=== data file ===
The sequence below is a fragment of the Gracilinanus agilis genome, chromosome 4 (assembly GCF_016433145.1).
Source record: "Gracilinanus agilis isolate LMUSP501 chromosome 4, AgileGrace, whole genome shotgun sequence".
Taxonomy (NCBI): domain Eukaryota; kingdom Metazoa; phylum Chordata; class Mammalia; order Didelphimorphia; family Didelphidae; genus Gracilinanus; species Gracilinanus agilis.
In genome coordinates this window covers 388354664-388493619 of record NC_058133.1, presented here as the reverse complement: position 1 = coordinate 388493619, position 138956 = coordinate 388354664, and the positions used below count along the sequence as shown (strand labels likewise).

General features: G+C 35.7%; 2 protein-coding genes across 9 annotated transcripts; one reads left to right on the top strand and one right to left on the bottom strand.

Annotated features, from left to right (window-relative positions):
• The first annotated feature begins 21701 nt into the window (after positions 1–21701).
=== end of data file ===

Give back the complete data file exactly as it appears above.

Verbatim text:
The sequence below is a fragment of the Gracilinanus agilis genome, chromosome 4 (assembly GCF_016433145.1).
Source record: "Gracilinanus agilis isolate LMUSP501 chromosome 4, AgileGrace, whole genome shotgun sequence".
Taxonomy (NCBI): domain Eukaryota; kingdom Metazoa; phylum Chordata; class Mammalia; order Didelphimorphia; family Didelphidae; genus Gracilinanus; species Gracilinanus agilis.
In genome coordinates this window covers 388354664-388493619 of record NC_058133.1, presented here as the reverse complement: position 1 = coordinate 388493619, position 138956 = coordinate 388354664, and the positions used below count along the sequence as shown (strand labels likewise).

General features: G+C 35.7%; 2 protein-coding genes across 9 annotated transcripts; one reads left to right on the top strand and one right to left on the bottom strand.

Annotated features, from left to right (window-relative positions):
• The first annotated feature begins 21701 nt into the window (after positions 1–21701).